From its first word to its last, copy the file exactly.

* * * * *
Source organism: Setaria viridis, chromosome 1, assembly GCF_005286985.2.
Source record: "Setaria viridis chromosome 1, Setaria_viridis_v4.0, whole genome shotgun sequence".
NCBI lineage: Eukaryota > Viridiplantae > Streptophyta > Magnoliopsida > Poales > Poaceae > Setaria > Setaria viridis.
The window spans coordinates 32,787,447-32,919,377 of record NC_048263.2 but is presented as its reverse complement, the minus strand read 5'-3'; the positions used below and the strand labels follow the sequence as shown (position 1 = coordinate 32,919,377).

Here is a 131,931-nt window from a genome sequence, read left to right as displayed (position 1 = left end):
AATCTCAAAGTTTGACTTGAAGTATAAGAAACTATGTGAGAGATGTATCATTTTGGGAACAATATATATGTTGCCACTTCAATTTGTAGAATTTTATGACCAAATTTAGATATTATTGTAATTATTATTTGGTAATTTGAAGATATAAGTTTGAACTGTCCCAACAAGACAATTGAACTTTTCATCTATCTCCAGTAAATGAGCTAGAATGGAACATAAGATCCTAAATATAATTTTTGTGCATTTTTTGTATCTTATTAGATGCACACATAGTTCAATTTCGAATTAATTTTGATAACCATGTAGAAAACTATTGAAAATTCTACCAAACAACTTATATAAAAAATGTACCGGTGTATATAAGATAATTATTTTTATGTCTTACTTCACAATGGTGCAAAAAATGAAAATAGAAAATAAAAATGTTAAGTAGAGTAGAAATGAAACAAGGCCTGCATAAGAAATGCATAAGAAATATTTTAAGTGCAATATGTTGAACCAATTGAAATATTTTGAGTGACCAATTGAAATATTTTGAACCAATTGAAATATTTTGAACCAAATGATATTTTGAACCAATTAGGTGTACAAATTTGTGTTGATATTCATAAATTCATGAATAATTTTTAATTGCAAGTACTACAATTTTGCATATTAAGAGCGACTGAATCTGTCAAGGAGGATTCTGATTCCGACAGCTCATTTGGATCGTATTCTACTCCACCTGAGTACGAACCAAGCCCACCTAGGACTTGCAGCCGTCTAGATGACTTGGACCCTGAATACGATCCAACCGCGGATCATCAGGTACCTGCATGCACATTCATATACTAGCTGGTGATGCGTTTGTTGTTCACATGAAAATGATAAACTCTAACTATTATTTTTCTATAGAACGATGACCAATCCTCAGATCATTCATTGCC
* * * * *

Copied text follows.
Source organism: Setaria viridis, chromosome 1, assembly GCF_005286985.2.
Source record: "Setaria viridis chromosome 1, Setaria_viridis_v4.0, whole genome shotgun sequence".
NCBI lineage: Eukaryota > Viridiplantae > Streptophyta > Magnoliopsida > Poales > Poaceae > Setaria > Setaria viridis.
The window spans coordinates 32,787,447-32,919,377 of record NC_048263.2 but is presented as its reverse complement, the minus strand read 5'-3'; the positions used below and the strand labels follow the sequence as shown (position 1 = coordinate 32,919,377).

Here is a 131,931-nt window from a genome sequence, read left to right as displayed (position 1 = left end):
AATCTCAAAGTTTGACTTGAAGTATAAGAAACTATGTGAGAGATGTATCATTTTGGGAACAATATATATGTTGCCACTTCAATTTGTAGAATTTTATGACCAAATTTAGATATTATTGTAATTATTATTTGGTAATTTGAAGATATAAGTTTGAACTGTCCCAACAAGACAATTGAACTTTTCATCTATCTCCAGTAAATGAGCTAGAATGGAACATAAGATCCTAAATATAATTTTTGTGCATTTTTTGTATCTTATTAGATGCACACATAGTTCAATTTCGAATTAATTTTGATAACCATGTAGAAAACTATTGAAAATTCTACCAAACAACTTATATAAAAAATGTACCGGTGTATATAAGATAATTATTTTTATGTCTTACTTCACAATGGTGCAAAAAATGAAAATAGAAAATAAAAATGTTAAGTAGAGTAGAAATGAAACAAGGCCTGCATAAGAAATGCATAAGAAATATTTTAAGTGCAATATGTTGAACCAATTGAAATATTTTGAGTGACCAATTGAAATATTTTGAACCAATTGAAATATTTTGAACCAAATGATATTTTGAACCAATTAGGTGTACAAATTTGTGTTGATATTCATAAATTCATGAATAATTTTTAATTGCAAGTACTACAATTTTGCATATTAAGAGCGACTGAATCTGTCAAGGAGGATTCTGATTCCGACAGCTCATTTGGATCGTATTCTACTCCACCTGAGTACGAACCAAGCCCACCTAGGACTTGCAGCCGTCTAGATGACTTGGACCCTGAATACGATCCAACCGCGGATCATCAGGTACCTGCATGCACATTCATATACTAGCTGGTGATGCGTTTGTTGTTCACATGAAAATGATAAACTCTAACTATTATTTTTCTATAGAACGATGACCAATCCTCAGATCATTCATTGCC